Canon Ian Ellis: On Northern Ireland’s centenary, it is our responsibility to work at making peace more secure

Northern Ireland’s centenary this year is perhaps best marked by a determined effort by everyone to understand more clearly how things have come to be as they are in this place.

Friday, 7th May 2021, 2:37 pm
Updated Friday, 7th May 2021, 2:49 pm
Partition in 1921 was for the purpose of avoiding civil war. Yet there has been violence since then. Steps to end the Troubles led to 1998 Belfast Agreement

Looking back is important, at least in so far as it helps one to understand the present better and to look to the future with realism.

History has much to teach every generation for the good of the future.

That is one important reason why Remembrance Day every November should remain a permanent fixture.

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By recalling the history we are helped to remind ourselves of the horrors of war.

The Irish Church Leaders Group — comprising the Church of Ireland and Roman Catholic Archbishops of Armagh, the Presbyterian Moderator, the Methodist President and the President of the Irish Council of Churches — has issued an apt Centenary Prayer which in part reads:

“As we travel onwards in our journey, may we learn from the experiences of the past and from those who trod these roads before us, so that the inheritance we pass on to the next generation is the gift of understanding, peace and hope.”

There will of course be different feelings about this centenary and different understandings of our history but, given honest and patient dialogue, a more shared understanding is not impossible.

Also, those who have lived in Northern Ireland, no matter what their political aspirations or historical perspectives may be, will surely be able to point to things for which they are grateful.

Partition in 1921 was for the purpose of avoiding civil war.

Yet, there has been violence since then.

Once again, steps were taken to end the violence of the Troubles, resulting in the settlement of the Belfast Agreement of 1998 followed by the 2006 St Andrews Agreement.

It is the responsibility facing everyone in Northern Ireland today, and everyone with the welfare Northern Ireland at heart, to work at that peace, making it more durable, more secure, not least by carefully observing the balances built into the Belfast Agreement.

Peace provides the opportunity for jobs, for prosperity, for a more secure, settled and contented life.

For those who feel deprived of their aspiration for a different island in which Northern Ireland joins with the Republic, there can be thankfulness at least for the settlement which accords the majority the right to change the constitutional circumstances.

The Belfast Agreement provides for the people of Northern Ireland to vote to join the Republic in a referendum called by the Secretary of State if and when he or she believes there is a majority wanting that change.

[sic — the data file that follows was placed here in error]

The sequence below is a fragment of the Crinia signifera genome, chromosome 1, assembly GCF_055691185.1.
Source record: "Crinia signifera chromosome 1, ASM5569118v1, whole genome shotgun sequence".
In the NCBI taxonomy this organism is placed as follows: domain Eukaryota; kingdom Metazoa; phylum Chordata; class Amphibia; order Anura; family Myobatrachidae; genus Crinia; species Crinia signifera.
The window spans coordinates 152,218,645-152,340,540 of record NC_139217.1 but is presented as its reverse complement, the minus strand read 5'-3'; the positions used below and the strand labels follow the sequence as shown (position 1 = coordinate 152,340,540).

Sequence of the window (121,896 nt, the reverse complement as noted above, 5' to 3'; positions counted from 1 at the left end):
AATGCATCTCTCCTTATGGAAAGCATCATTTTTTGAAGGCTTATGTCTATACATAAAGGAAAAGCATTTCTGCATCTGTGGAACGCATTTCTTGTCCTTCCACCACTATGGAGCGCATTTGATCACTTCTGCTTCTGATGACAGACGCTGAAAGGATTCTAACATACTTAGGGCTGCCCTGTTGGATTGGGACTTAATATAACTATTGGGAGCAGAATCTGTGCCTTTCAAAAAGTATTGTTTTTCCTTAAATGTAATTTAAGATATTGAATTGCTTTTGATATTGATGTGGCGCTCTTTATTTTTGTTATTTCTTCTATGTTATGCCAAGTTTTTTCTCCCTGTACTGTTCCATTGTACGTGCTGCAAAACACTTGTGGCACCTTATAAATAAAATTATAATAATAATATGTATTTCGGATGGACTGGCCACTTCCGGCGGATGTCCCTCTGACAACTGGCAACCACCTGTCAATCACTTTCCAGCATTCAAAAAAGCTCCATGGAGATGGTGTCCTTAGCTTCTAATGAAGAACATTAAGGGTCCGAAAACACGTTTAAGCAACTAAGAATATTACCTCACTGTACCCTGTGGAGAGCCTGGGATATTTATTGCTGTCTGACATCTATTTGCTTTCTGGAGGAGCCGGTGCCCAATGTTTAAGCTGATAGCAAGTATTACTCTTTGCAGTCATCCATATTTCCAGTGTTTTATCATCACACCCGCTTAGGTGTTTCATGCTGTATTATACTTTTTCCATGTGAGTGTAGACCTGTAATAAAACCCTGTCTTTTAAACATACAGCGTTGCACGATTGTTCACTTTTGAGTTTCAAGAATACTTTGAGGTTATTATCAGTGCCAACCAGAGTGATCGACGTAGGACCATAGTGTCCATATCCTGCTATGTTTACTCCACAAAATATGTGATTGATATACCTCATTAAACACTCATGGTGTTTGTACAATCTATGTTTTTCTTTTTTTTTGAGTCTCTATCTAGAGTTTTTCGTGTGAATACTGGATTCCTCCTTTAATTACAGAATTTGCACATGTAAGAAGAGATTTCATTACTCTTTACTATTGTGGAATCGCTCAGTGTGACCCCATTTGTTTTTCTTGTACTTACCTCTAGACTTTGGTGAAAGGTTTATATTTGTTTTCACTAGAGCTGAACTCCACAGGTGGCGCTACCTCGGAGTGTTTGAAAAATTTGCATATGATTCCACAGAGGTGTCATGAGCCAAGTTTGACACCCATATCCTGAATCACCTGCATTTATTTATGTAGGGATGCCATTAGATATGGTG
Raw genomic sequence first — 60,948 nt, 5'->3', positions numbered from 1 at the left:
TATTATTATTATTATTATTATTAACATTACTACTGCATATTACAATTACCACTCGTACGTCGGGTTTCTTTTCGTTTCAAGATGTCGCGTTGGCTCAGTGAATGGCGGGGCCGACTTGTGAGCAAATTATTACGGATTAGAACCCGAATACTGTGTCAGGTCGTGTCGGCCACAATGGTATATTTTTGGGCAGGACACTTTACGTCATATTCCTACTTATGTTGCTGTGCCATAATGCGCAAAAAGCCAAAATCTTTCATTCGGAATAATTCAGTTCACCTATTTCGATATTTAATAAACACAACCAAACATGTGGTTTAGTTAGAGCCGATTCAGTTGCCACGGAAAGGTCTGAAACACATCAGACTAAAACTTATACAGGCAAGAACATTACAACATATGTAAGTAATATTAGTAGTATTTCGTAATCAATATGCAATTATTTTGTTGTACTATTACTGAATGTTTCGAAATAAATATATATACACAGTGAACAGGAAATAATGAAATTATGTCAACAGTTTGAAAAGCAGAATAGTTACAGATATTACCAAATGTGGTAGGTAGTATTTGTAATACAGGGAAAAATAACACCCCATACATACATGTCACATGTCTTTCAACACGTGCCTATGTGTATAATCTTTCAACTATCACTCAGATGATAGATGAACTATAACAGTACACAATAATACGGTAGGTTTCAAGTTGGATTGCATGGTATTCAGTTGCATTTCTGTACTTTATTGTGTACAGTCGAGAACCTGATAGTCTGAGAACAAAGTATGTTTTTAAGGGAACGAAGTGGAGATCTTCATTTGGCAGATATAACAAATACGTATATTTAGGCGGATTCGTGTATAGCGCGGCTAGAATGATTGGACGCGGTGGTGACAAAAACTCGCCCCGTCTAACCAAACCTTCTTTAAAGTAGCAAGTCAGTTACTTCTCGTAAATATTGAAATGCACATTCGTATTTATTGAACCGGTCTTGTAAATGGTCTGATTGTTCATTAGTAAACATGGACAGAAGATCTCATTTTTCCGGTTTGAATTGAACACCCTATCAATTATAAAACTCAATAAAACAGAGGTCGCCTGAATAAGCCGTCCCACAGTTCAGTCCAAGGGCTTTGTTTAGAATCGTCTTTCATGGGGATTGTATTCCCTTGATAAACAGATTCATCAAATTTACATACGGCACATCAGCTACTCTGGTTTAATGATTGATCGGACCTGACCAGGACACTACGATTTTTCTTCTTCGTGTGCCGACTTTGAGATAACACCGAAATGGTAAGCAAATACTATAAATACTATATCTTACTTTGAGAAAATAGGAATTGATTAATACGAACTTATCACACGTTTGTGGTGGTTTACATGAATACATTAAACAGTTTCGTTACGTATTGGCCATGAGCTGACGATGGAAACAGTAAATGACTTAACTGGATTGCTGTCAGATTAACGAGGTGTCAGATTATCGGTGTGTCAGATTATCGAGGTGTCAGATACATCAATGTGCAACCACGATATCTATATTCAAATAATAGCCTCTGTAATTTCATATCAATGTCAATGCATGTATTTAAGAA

Because there also has to be a referendum in the Republic, taking this step provided for in the Belfast Agreement would implicitly require both the British and Irish governments to be in agreement with proceeding in this way.

If we can learn one thing from the very recent history of the whole Brexit scenario it is surely that before people vote on a major change of national circumstances there should be a clear understanding of just what that change would entail.

For that reason, as and when a border poll takes place on this island, everyone should know exactly what voting for a change would mean in practical terms.

University College London’s Independent Commission on Referendums has carried out considerable work on the implications of holding such plebiscites, highlighting many issues, such as campaigning, financing, standards of discourse, the digital factor and the wording of the question itself.

As the commission’s report has indicated, there naturally has to be clarity about a referendum proposal.

In the Brexit scenario, the withdrawal agreement came after the decision was made in principle and there was no referendum on the withdrawal agreement but only a parliamentary vote.

Two ways of doing things better in any future referendum are either by setting out the details in advance of any referendum, as happened with the Belfast Agreement, or by holding a two-stage referendum in which the principle of change is decided in the first vote, which is then followed by the detailed negotiations, leading to a second confirmatory vote.

This would not be voting again on the same question but would be to set out on a referendum process that clearly has two different stages.

A two-stage referendum would avoid the need for detailed negotiations if at the first, ‘in principle’ stage the decision were not to make any change.

It would also create the right environment in which to hold detailed negotiations should change have been chosen in principle.

We live in a society that is becoming more and more religiously plural.

For that reason, in marking this centenary it would be good if, in addition to church services, there were an opportunity for leaders of different faiths to come together, possibly in an online conference, to discuss common concerns such as global religious freedom and charitable works.

There are certain difficulties inherent in what is called ‘interfaith worship’ but there surely can be no difficulty in people of different faiths meeting, declaring good relations between their communities and seeking to promote mutual religious interests.

• Canon Ian Ellis is a former editor of The Church of Ireland Gazette

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